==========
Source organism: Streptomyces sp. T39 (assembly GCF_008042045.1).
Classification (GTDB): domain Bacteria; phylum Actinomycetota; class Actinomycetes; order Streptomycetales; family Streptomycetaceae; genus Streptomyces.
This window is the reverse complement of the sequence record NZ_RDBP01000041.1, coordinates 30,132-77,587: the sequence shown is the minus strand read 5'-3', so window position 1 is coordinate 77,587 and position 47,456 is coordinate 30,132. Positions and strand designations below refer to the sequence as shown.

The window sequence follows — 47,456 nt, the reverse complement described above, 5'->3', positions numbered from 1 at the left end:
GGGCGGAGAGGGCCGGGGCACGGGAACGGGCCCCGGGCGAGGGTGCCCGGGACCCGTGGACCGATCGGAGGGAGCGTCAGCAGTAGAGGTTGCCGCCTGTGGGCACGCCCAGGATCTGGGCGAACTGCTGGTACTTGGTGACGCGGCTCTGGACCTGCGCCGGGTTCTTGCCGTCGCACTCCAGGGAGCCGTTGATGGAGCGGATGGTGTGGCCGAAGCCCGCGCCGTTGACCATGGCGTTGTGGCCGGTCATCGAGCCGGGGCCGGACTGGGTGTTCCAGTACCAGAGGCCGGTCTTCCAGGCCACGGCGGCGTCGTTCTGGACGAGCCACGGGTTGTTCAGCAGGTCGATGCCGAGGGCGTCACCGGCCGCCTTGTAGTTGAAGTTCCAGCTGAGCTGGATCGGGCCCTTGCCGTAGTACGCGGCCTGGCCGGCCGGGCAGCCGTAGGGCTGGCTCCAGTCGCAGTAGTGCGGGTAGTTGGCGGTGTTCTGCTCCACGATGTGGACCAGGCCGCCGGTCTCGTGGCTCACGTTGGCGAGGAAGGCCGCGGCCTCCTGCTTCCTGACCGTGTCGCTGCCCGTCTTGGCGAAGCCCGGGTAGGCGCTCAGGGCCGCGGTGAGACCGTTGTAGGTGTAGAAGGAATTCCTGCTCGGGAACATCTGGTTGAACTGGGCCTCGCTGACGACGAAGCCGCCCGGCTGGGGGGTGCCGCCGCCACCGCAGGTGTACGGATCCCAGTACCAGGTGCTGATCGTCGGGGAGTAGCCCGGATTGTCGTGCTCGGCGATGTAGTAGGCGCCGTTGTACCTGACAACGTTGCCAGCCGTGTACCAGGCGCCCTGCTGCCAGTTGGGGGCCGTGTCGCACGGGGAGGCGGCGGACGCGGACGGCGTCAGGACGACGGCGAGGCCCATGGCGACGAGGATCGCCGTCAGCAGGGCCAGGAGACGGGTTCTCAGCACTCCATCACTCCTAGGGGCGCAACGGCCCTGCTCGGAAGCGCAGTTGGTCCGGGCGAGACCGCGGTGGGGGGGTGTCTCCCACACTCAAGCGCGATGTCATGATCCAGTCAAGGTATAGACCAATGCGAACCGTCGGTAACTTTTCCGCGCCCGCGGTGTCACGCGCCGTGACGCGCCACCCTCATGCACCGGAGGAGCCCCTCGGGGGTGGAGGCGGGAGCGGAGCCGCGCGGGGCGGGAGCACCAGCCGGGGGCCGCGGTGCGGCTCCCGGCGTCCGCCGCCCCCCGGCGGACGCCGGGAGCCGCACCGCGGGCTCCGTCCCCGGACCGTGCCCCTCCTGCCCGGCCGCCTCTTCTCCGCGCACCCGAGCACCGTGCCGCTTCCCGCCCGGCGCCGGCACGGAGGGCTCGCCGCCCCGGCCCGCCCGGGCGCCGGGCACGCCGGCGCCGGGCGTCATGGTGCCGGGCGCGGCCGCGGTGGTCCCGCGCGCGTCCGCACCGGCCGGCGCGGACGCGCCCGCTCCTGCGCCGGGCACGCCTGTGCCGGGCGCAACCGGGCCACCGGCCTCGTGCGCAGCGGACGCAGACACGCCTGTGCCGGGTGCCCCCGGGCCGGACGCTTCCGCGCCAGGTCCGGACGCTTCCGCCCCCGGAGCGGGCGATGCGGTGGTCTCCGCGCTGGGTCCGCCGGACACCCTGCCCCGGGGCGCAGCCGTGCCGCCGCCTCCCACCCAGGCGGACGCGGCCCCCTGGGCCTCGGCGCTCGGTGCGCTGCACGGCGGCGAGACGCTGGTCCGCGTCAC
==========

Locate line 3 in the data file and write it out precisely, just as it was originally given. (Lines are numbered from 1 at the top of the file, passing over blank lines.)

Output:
This window is the reverse complement of the sequence record NZ_RDBP01000041.1, coordinates 30,132-77,587: the sequence shown is the minus strand read 5'-3', so window position 1 is coordinate 77,587 and position 47,456 is coordinate 30,132. Positions and strand designations below refer to the sequence as shown.